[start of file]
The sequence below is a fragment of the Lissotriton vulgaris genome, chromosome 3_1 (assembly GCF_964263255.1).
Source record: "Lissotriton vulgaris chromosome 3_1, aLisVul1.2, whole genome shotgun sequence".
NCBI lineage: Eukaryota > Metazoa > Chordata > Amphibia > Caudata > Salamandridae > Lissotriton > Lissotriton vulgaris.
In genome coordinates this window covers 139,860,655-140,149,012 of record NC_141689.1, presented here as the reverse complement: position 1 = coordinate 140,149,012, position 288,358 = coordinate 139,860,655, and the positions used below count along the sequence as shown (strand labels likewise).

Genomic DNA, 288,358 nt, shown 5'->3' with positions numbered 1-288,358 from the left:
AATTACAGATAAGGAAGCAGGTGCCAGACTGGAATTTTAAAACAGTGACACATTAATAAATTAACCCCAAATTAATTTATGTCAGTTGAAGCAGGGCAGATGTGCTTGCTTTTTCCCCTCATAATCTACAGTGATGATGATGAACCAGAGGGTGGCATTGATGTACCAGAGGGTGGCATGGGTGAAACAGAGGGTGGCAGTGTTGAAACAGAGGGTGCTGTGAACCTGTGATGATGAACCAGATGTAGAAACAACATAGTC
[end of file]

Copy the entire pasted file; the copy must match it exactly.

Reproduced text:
The sequence below is a fragment of the Lissotriton vulgaris genome, chromosome 3_1 (assembly GCF_964263255.1).
Source record: "Lissotriton vulgaris chromosome 3_1, aLisVul1.2, whole genome shotgun sequence".
NCBI lineage: Eukaryota > Metazoa > Chordata > Amphibia > Caudata > Salamandridae > Lissotriton > Lissotriton vulgaris.
In genome coordinates this window covers 139,860,655-140,149,012 of record NC_141689.1, presented here as the reverse complement: position 1 = coordinate 140,149,012, position 288,358 = coordinate 139,860,655, and the positions used below count along the sequence as shown (strand labels likewise).

Genomic DNA, 288,358 nt, shown 5'->3' with positions numbered 1-288,358 from the left:
AATTACAGATAAGGAAGCAGGTGCCAGACTGGAATTTTAAAACAGTGACACATTAATAAATTAACCCCAAATTAATTTATGTCAGTTGAAGCAGGGCAGATGTGCTTGCTTTTTCCCCTCATAATCTACAGTGATGATGATGAACCAGAGGGTGGCATTGATGTACCAGAGGGTGGCATGGGTGAAACAGAGGGTGGCAGTGTTGAAACAGAGGGTGCTGTGAACCTGTGATGATGAACCAGATGTAGAAACAACATAGTC